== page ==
Internet Monitoring Platform Put Families at Risk

Researchers have discovered a number of vulnerabilities in popular internet monitoring platform for parents, Circle with Disney, potentially exposing countless families to malware and covert surveillance.

Cisco’s Talos Intelligence team revealed 22 flaws in the product, which pairs wirelessly with the home Wi-Fi network to manage every device including smartphones, tablets, PCs and smart TVs. The idea is that parents can monitor and control what their children access by creating user profiles via the Android/iOS app interface.

Cisco had the following:

“Through these exploitable vulnerabilities a malicious attacker could gain various levels of access and privilege, including the ability to alter network traffic, execute arbitrary remote code, inject commands, install unsigned firmware, accept a different certificate than intended, bypass authentication, escalate privileges, reboot the device, install a persistent backdoor, overwrite files, or even completely brick the device.”

The bugs include CVE-2017-2898, which allows specially crafted network packets to cause unsigned firmware to be installed on the device, resulting in arbitrary code execution.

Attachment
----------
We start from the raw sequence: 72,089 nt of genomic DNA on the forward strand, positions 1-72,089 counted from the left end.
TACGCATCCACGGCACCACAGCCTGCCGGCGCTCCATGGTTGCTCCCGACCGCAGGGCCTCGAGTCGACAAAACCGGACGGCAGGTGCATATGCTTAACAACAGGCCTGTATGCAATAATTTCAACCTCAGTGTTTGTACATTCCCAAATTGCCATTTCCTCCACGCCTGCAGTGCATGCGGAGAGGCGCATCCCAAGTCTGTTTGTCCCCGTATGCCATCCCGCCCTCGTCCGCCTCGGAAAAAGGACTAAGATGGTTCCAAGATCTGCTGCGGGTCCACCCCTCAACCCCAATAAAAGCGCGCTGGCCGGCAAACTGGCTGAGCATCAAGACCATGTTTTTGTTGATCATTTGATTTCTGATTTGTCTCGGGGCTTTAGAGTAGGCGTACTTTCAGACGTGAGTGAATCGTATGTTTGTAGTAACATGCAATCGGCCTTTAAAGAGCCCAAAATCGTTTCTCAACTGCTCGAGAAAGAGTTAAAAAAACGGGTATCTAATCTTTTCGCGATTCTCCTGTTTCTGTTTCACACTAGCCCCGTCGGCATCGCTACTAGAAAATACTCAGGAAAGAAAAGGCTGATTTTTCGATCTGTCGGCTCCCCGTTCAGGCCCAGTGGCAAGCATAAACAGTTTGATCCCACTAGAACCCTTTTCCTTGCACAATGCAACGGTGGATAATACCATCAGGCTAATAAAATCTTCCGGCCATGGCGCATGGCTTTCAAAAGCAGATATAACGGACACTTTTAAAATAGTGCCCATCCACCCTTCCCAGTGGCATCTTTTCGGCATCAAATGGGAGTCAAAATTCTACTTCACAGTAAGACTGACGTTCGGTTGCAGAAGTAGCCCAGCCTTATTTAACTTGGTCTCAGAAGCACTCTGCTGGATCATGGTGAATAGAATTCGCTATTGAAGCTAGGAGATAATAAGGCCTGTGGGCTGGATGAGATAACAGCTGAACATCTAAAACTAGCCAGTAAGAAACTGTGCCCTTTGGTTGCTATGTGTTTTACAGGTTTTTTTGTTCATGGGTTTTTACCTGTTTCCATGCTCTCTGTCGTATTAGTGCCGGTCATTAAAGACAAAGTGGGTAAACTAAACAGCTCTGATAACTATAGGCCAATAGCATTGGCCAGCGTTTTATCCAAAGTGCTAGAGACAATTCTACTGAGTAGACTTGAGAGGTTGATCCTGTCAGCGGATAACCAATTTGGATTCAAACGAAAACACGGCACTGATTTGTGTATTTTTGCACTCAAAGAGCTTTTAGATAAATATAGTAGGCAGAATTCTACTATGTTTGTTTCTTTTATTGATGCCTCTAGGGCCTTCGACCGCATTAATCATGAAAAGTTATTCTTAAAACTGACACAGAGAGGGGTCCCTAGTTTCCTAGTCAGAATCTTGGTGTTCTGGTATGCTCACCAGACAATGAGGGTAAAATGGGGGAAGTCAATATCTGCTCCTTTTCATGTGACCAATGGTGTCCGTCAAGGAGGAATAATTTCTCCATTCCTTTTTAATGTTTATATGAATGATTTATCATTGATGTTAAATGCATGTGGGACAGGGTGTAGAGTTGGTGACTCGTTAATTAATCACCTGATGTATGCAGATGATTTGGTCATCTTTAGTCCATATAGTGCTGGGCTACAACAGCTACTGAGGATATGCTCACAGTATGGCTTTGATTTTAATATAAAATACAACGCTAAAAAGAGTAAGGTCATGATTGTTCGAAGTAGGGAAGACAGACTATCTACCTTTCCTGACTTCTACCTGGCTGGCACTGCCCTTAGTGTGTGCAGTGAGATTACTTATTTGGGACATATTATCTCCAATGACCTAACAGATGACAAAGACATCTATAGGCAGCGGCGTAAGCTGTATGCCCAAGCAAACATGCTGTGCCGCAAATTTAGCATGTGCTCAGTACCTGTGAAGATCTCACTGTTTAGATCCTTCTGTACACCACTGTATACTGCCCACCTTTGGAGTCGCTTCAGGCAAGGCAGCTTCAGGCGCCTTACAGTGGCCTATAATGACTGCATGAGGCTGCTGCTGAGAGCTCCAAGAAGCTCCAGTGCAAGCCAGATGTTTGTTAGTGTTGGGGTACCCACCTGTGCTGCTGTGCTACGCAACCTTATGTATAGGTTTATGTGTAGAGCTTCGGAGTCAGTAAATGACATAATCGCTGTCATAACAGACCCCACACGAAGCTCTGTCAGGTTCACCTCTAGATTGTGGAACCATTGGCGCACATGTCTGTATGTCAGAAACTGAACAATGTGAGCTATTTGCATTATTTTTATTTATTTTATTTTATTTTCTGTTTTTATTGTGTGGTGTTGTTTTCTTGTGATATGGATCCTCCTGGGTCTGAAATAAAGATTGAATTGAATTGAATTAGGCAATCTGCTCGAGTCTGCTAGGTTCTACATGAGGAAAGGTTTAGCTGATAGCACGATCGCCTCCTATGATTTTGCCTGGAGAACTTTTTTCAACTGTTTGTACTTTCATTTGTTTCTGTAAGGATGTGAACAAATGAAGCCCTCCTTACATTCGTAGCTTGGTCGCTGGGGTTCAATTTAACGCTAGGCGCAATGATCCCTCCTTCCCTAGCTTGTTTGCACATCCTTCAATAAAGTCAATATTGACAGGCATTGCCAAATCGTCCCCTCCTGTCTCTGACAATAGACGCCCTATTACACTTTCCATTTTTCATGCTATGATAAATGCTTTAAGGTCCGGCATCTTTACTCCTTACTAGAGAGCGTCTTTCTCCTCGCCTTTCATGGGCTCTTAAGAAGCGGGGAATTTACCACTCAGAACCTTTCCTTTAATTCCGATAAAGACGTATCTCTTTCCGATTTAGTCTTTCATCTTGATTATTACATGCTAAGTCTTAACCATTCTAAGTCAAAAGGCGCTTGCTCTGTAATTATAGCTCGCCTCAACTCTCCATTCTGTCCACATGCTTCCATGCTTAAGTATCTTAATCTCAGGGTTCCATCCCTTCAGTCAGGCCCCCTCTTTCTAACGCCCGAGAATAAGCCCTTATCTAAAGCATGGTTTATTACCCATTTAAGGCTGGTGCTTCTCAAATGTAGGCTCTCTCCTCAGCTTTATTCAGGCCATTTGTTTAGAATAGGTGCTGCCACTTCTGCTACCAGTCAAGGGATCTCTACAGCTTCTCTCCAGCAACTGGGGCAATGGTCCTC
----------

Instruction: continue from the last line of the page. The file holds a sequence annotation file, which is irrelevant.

Another, CVE-2017-2911, means that certificates for specific domain names can cause the product to accept a different certificate than intended, while CVE-2017-2864 can cause a valid authentication token to be returned to the attacker — resulting in authentication bypass.

Despite the long list of vulnerabilities, Cisco Talos was quick to acknowledge the vendor’s willingness to resolve the issues.

“The security team at Circle Media has been exemplary to work with from initial vulnerability discovery to release. They have been responsive and open to communication,” it said. “Additionally, the Circle with Disney was designed such that software updates are pushed down to customer devices when they become available. Customers who have received these updates are protected against these vulnerabilities.”

Cesare Garlati, chief security strategist of the non-profit prpl Foundation, argued the case is another example of why the IoT is broken from a security perspective.

“This simple reason alone should also be a warning to globally recognized companies who wish to distribute or manufacture such devices with a ‘sales-first’ mentality,” he added. “These companies need to take a step back, look at more secure alternatives such as using open source, and work security from the ground up into their products. It’s high time for security to stop being an afterthought.”

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